You’ve been watching your child in the weekly tennis clinics offered at the school and you are not very comfortable with what you are seeing. In contrast to those kids who look like they play pretty well, your 8 year old stands out.
In short, he isn’t very good.
As his parent, you quietly wonder if he isn’t a bit “tennis disabled,” so you talk to the people in charge of the clinic who make a bunch of recommendations such as:
- When he is serving, allow him to serve half way to the net instead of from the baseline.
- Widen the parameters of the court, so that when he hits to the other side he can hit in the doubles area.
- Lowering the net so he can get the ball over more consistently.
What was most striking to you was the idea that all of the suggestions were accommodations or adjustments that would allow your child to feel like he was more a part of things.
There was no talk about ways to improve his skills.
Accommodations vs. Guided Practice Strategies
I get this type of thing a lot when I read reports on kids. Often, the reports are very top-heavy on proposed adjustments, but light on how to directly work on the deficient areas.
Some of the common accommodations/adjustments include:
- Give the child extra time (not that he wants it).
- Seat child near front of the room.
- Repeat directions
- Place desk in area with fewer distractions
- Use graphic organizers.
- Use “peer buddies” to assist with comprehension.
While these may be helpful, they do not involve skill improvement involving direct remedial instruction. Direct instruction means explicitly teaching the child a skill. Then the child practices this skill until it becomes mastered. Sometimes this takes a long time.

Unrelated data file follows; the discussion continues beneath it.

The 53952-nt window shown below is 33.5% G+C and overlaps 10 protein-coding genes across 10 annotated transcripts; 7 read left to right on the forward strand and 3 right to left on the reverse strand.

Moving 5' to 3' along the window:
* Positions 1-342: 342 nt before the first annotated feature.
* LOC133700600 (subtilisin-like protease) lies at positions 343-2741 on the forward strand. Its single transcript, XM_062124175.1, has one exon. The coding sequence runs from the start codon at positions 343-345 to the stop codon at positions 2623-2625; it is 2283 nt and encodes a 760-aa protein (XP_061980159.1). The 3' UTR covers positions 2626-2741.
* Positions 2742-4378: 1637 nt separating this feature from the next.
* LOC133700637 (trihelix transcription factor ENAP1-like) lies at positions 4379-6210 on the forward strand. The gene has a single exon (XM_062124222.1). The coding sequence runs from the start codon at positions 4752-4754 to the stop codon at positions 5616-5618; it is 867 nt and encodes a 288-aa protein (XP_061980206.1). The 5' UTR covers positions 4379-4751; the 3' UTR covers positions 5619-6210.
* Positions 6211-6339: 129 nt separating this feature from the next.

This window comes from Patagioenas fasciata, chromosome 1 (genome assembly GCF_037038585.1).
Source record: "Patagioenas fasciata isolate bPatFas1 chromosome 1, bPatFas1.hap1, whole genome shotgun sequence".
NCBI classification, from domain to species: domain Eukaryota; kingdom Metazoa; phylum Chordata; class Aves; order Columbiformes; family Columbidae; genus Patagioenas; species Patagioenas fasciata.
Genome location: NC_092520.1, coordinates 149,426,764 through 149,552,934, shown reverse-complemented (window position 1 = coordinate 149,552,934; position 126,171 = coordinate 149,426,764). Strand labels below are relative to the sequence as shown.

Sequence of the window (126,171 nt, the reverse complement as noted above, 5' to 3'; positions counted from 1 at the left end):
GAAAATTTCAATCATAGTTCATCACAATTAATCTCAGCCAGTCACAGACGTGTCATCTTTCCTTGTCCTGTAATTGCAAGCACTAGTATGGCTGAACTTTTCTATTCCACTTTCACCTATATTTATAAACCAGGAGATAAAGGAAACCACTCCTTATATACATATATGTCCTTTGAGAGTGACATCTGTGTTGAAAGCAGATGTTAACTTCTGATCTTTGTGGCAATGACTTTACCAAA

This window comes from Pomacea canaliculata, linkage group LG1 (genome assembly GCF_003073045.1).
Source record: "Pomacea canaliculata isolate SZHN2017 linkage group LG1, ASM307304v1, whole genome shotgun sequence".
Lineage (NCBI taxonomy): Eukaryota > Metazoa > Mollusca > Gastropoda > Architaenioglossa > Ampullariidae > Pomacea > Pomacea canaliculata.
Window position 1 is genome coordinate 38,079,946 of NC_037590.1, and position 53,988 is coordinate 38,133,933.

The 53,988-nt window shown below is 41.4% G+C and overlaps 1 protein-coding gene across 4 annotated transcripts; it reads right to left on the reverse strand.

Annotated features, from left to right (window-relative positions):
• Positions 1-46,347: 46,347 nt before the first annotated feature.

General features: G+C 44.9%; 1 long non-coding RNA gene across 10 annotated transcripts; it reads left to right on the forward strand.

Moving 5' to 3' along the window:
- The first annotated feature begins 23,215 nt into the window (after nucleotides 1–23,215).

Whether a child is “dyslexic,” “learning disabled,” “ADHD,” or “tennis disabled,” there are identifiable skills that are either mastered by the child or they are not. These skills need to be assessed and identified.
Once identified, the deficient skills need to be targeted and remediated.
Accommodations (adjustments) are great, but don’t forget the other side of things (i.e., direct instruction).
Direct instruction with lots of guided practice is essential to move your child along the skills continuum.
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Yes Dr. Selznick I concur. Try to find out the root cause of the problem. I have taught so called dyslexic kids and the root cause of the problems my students had was wrong instructions in Kindergarten and early primary school.
Thanks, Luq. I appreciate the comment.
I agree that skills must be taught–the world isn’t going to accommodate our kids’ lack of skills forever. And yes, direct instruction works; it just takes more time to work in some cases. When I worked as a poetry teacher in an elementary school in the 1970’s, there were some students who were two-to-three years behind grade level in reading. They received small group direct-instruction in phonics from their reading specialist, and this helped them immensely. I was asked to help a group of students who had not yet succeeded in learning their times tables. I led them in rhythmic clapping drills (clapping and chanting the multiplication facts.) They loved it and they learned!
Great comment. I love it that we are invariably on the same page.
Hope you are well.
I love this analogy. My thinking on 504 Plans has evolved over the years. The kids that I see with executive skill challenges should be seen as kids who can improve their skills–but since they’re unlikely to devise strategies on their own, they need to be helped to do this. Direct instruction plus lots of opportunities to practice is the way to do this. If this were built into general education classrooms, many of these kids would not require either accommodations or special education.
Thanks, Peg. Much appreciated. I totally concur with your point about the general education class. Glad we’re on the same page.
Hope you are well.
Great article! Just what I needed to hear this week! Thank you, Dr. Selznick!
Thanks, Carolyn. Much appreciated.
I see too many recommendations for adjustment. What the students need is to be able to read and write just like every other student.
Thank you Antonia. Much agreed and much appreciated.
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Thanks!!!! Much appreciated. I will check out the site.
How do you get direct instruction for your child at school?
I wish I had an easy answer for you, but it’s complicated by a number of factors. Email me through firstname.lastname@example.org and we can talk further.